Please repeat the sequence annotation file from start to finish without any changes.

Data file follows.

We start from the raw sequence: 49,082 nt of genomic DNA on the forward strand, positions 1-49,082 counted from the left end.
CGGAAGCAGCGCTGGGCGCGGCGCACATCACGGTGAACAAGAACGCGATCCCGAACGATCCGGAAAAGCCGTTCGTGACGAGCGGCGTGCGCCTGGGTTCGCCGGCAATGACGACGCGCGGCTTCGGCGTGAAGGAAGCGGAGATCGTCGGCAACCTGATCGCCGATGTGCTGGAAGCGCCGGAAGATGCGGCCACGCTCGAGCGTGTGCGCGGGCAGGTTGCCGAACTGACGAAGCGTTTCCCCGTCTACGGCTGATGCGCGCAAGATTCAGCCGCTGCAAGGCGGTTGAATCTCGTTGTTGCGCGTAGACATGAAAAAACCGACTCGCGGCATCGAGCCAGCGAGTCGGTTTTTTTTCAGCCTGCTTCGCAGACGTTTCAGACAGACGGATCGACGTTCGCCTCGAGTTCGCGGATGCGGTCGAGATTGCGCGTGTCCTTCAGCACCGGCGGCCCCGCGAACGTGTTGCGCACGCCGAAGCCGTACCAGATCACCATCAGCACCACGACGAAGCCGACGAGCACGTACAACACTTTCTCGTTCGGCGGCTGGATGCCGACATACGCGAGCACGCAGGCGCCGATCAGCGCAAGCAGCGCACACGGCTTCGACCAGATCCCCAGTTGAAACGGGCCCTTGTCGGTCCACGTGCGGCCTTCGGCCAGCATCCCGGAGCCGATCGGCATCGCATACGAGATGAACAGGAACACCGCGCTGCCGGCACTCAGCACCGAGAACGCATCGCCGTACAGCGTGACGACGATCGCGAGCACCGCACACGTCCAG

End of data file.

We start from the raw sequence: 49,082 nt of genomic DNA on the forward strand, positions 1-49,082 counted from the left end.
CGGAAGCAGCGCTGGGCGCGGCGCACATCACGGTGAACAAGAACGCGATCCCGAACGATCCGGAAAAGCCGTTCGTGACGAGCGGCGTGCGCCTGGGTTCGCCGGCAATGACGACGCGCGGCTTCGGCGTGAAGGAAGCGGAGATCGTCGGCAACCTGATCGCCGATGTGCTGGAAGCGCCGGAAGATGCGGCCACGCTCGAGCGTGTGCGCGGGCAGGTTGCCGAACTGACGAAGCGTTTCCCCGTCTACGGCTGATGCGCGCAAGATTCAGCCGCTGCAAGGCGGTTGAATCTCGTTGTTGCGCGTAGACATGAAAAAACCGACTCGCGGCATCGAGCCAGCGAGTCGGTTTTTTTTCAGCCTGCTTCGCAGACGTTTCAGACAGACGGATCGACGTTCGCCTCGAGTTCGCGGATGCGGTCGAGATTGCGCGTGTCCTTCAGCACCGGCGGCCCCGCGAACGTGTTGCGCACGCCGAAGCCGTACCAGATCACCATCAGCACCACGACGAAGCCGACGAGCACGTACAACACTTTCTCGTTCGGCGGCTGGATGCCGACATACGCGAGCACGCAGGCGCCGATCAGCGCAAGCAGCGCACACGGCTTCGACCAGATCCCCAGTTGAAACGGGCCCTTGTCGGTCCACGTGCGGCCTTCGGCCAGCATCCCGGAGCCGATCGGCATCGCATACGAGATGAACAGGAACACCGCGCTGCCGGCACTCAGCACCGAGAACGCATCGCCGTACAGCGTGACGACGATCGCGAGCACCGCACACGTCCAG